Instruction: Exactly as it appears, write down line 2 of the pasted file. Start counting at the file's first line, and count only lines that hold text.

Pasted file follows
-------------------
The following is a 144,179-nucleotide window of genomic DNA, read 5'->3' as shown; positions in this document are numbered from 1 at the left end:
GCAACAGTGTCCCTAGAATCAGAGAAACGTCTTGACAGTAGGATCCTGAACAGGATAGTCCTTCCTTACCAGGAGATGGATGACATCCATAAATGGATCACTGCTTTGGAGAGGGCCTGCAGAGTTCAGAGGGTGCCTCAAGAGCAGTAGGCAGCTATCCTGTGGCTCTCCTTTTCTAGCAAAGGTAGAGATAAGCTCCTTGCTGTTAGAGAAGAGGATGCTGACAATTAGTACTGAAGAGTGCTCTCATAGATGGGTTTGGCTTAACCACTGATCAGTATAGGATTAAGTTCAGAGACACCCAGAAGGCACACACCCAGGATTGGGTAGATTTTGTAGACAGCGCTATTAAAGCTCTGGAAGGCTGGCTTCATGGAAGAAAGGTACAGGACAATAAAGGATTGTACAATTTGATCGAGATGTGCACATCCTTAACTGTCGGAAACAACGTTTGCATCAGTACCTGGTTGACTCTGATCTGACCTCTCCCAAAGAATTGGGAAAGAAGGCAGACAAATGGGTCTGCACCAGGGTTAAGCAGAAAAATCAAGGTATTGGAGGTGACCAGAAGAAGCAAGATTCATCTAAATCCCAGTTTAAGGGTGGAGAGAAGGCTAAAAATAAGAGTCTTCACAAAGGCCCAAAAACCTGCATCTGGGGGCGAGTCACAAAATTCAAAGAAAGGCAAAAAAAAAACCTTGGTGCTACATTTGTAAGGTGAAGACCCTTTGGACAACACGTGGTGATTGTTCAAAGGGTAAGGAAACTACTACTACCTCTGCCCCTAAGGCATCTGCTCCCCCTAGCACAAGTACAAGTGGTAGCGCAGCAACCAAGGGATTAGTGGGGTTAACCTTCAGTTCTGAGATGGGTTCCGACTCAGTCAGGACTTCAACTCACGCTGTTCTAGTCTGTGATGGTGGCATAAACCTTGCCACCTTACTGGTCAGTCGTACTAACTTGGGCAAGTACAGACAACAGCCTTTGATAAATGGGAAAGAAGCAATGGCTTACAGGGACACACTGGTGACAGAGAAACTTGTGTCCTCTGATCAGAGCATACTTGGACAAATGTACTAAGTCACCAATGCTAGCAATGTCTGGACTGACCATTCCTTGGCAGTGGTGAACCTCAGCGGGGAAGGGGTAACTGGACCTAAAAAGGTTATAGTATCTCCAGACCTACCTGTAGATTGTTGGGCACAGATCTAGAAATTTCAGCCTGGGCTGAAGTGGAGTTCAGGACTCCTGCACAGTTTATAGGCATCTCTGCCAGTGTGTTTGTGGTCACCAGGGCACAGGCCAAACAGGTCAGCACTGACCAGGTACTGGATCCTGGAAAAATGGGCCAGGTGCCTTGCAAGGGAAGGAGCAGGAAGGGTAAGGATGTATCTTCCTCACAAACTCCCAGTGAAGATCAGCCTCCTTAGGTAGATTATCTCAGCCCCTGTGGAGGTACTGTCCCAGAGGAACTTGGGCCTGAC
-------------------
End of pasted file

GCAACAGTGTCCCTAGAATCAGAGAAACGTCTTGACAGTAGGATCCTGAACAGGATAGTCCTTCCTTACCAGGAGATGGATGACATCCATAAATGGATCACTGCTTTGGAGAGGGCCTGCAGAGTTCAGAGGGTGCCTCAAGAGCAGTAGGCAGCTATCCTGTGGCTCTCCTTTTCTAGCAAAGGTAGAGATAAGCTCCTTGCTGTTAGAGAAGAGGATGCTGACAATTAGTACTGAAGAGTGCTCTCATAGATGGGTTTGGCTTAACCACTGATCAGTATAGGATTAAGTTCAGAGACACCCAGAAGGCACACACCCAGGATTGGGTAGATTTTGTAGACAGCGCTATTAAAGCTCTGGAAGGCTGGCTTCATGGAAGAAAGGTACAGGACAATAAAGGATTGTACAATTTGATCGAGATGTGCACATCCTTAACTGTCGGAAACAACGTTTGCATCAGTACCTGGTTGACTCTGATCTGACCTCTCCCAAAGAATTGGGAAAGAAGGCAGACAAATGGGTCTGCACCAGGGTTAAGCAGAAAAATCAAGGTATTGGAGGTGACCAGAAGAAGCAAGATTCATCTAAATCCCAGTTTAAGGGTGGAGAGAAGGCTAAAAATAAGAGTCTTCACAAAGGCCCAAAAACCTGCATCTGGGGGCGAGTCACAAAATTCAAAGAAAGGCAAAAAAAAAACCTTGGTGCTACATTTGTAAGGTGAAGACCCTTTGGACAACACGTGGTGATTGTTCAAAGGGTAAGGAAACTACTACTACCTCTGCCCCTAAGGCATCTGCTCCCCCTAGCACAAGTACAAGTGGTAGCGCAGCAACCAAGGGATTAGTGGGGTTAACCTTCAGTTCTGAGATGGGTTCCGACTCAGTCAGGACTTCAACTCACGCTGTTCTAGTCTGTGATGGTGGCATAAACCTTGCCACCTTACTGGTCAGTCGTACTAACTTGGGCAAGTACAGACAACAGCCTTTGATAAATGGGAAAGAAGCAATGGCTTACAGGGACACACTGGTGACAGAGAAACTTGTGTCCTCTGATCAGAGCATACTTGGACAAATGTACTAAGTCACCAATGCTAGCAATGTCTGGACTGACCATTCCTTGGCAGTGGTGAACCTCAGCGGGGAAGGGGTAACTGGACCTAAAAAGGTTATAGTATCTCCAGACCTACCTGTAGATTGTTGGGCACAGATCTAGAAATTTCAGCCTGGGCTGAAGTGGAGTTCAGGACTCCTGCACAGTTTATAGGCATCTCTGCCAGTGTGTTTGTGGTCACCAGGGCACAGGCCAAACAGGTCAGCACTGACCAGGTACTGGATCCTGGAAAAATGGGCCAGGTGCCTTGCAAGGGAAGGAGCAGGAAGGGTAAGGATGTATCTTCCTCACAAACTCCCAGTGAAGATCAGCCTCCTTAGGTAGATTATCTCAGCCCCTGTGGAGGTACTGTCCCAGAGGAACTTGGGCCTGAC